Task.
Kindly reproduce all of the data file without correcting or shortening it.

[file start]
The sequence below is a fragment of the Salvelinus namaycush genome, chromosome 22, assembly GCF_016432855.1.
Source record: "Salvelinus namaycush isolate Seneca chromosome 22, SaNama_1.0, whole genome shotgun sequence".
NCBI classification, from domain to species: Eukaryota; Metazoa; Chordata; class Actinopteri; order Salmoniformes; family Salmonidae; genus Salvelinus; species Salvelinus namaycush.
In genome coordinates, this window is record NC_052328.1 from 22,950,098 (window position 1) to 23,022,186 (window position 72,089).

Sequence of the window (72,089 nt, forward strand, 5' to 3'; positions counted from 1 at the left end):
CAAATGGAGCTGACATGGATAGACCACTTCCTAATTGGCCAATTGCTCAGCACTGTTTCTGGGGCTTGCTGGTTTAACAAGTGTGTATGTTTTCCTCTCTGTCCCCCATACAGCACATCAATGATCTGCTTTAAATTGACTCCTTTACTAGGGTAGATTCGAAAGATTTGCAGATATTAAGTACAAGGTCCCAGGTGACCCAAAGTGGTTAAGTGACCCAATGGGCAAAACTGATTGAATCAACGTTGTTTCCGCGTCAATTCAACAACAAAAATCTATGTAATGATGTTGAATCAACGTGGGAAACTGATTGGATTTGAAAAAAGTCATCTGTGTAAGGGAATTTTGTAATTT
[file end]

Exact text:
The sequence below is a fragment of the Salvelinus namaycush genome, chromosome 22, assembly GCF_016432855.1.
Source record: "Salvelinus namaycush isolate Seneca chromosome 22, SaNama_1.0, whole genome shotgun sequence".
NCBI classification, from domain to species: Eukaryota; Metazoa; Chordata; class Actinopteri; order Salmoniformes; family Salmonidae; genus Salvelinus; species Salvelinus namaycush.
In genome coordinates, this window is record NC_052328.1 from 22,950,098 (window position 1) to 23,022,186 (window position 72,089).

Sequence of the window (72,089 nt, forward strand, 5' to 3'; positions counted from 1 at the left end):
CAAATGGAGCTGACATGGATAGACCACTTCCTAATTGGCCAATTGCTCAGCACTGTTTCTGGGGCTTGCTGGTTTAACAAGTGTGTATGTTTTCCTCTCTGTCCCCCATACAGCACATCAATGATCTGCTTTAAATTGACTCCTTTACTAGGGTAGATTCGAAAGATTTGCAGATATTAAGTACAAGGTCCCAGGTGACCCAAAGTGGTTAAGTGACCCAATGGGCAAAACTGATTGAATCAACGTTGTTTCCGCGTCAATTCAACAACAAAAATCTATGTAATGATGTTGAATCAACGTGGGAAACTGATTGGATTTGAAAAAAGTCATCTGTGTAAGGGAATTTTGTAATTT